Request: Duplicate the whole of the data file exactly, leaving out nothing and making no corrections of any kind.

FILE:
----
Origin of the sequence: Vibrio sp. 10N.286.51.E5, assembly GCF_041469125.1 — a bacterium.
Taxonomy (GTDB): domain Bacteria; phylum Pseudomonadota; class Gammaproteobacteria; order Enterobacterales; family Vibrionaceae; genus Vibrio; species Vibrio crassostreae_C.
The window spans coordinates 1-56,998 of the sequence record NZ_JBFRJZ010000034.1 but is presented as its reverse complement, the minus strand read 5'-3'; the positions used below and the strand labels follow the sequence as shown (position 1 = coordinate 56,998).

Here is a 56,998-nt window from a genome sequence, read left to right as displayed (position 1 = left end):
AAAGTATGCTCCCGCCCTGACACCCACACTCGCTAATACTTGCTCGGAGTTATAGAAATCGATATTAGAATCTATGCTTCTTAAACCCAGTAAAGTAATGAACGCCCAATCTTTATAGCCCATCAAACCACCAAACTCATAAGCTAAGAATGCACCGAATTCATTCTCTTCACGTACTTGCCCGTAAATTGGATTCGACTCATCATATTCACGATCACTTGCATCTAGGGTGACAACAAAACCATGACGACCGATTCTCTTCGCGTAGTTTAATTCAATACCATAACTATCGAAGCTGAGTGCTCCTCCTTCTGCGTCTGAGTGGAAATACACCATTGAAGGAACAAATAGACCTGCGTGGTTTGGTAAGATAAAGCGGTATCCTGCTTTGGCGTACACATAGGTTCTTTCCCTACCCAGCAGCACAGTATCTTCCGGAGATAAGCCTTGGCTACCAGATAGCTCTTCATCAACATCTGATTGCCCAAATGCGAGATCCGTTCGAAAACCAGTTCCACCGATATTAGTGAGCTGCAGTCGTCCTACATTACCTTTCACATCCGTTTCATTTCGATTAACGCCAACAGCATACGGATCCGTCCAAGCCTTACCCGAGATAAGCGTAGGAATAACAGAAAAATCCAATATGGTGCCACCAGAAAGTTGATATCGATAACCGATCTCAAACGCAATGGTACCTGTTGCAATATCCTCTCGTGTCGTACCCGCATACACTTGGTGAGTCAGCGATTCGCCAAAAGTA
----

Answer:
Origin of the sequence: Vibrio sp. 10N.286.51.E5, assembly GCF_041469125.1 — a bacterium.
Taxonomy (GTDB): domain Bacteria; phylum Pseudomonadota; class Gammaproteobacteria; order Enterobacterales; family Vibrionaceae; genus Vibrio; species Vibrio crassostreae_C.
The window spans coordinates 1-56,998 of the sequence record NZ_JBFRJZ010000034.1 but is presented as its reverse complement, the minus strand read 5'-3'; the positions used below and the strand labels follow the sequence as shown (position 1 = coordinate 56,998).

Here is a 56,998-nt window from a genome sequence, read left to right as displayed (position 1 = left end):
AAAGTATGCTCCCGCCCTGACACCCACACTCGCTAATACTTGCTCGGAGTTATAGAAATCGATATTAGAATCTATGCTTCTTAAACCCAGTAAAGTAATGAACGCCCAATCTTTATAGCCCATCAAACCACCAAACTCATAAGCTAAGAATGCACCGAATTCATTCTCTTCACGTACTTGCCCGTAAATTGGATTCGACTCATCATATTCACGATCACTTGCATCTAGGGTGACAACAAAACCATGACGACCGATTCTCTTCGCGTAGTTTAATTCAATACCATAACTATCGAAGCTGAGTGCTCCTCCTTCTGCGTCTGAGTGGAAATACACCATTGAAGGAACAAATAGACCTGCGTGGTTTGGTAAGATAAAGCGGTATCCTGCTTTGGCGTACACATAGGTTCTTTCCCTACCCAGCAGCACAGTATCTTCCGGAGATAAGCCTTGGCTACCAGATAGCTCTTCATCAACATCTGATTGCCCAAATGCGAGATCCGTTCGAAAACCAGTTCCACCGATATTAGTGAGCTGCAGTCGTCCTACATTACCTTTCACATCCGTTTCATTTCGATTAACGCCAACAGCATACGGATCCGTCCAAGCCTTACCCGAGATAAGCGTAGGAATAACAGAAAAATCCAATATGGTGCCACCAGAAAGTTGATATCGATAACCGATCTCAAACGCAATGGTACCTGTTGCAATATCCTCTCGTGTCGTACCCGCATACACTTGGTGAGTCAGCGATTCGCCAAAAGTA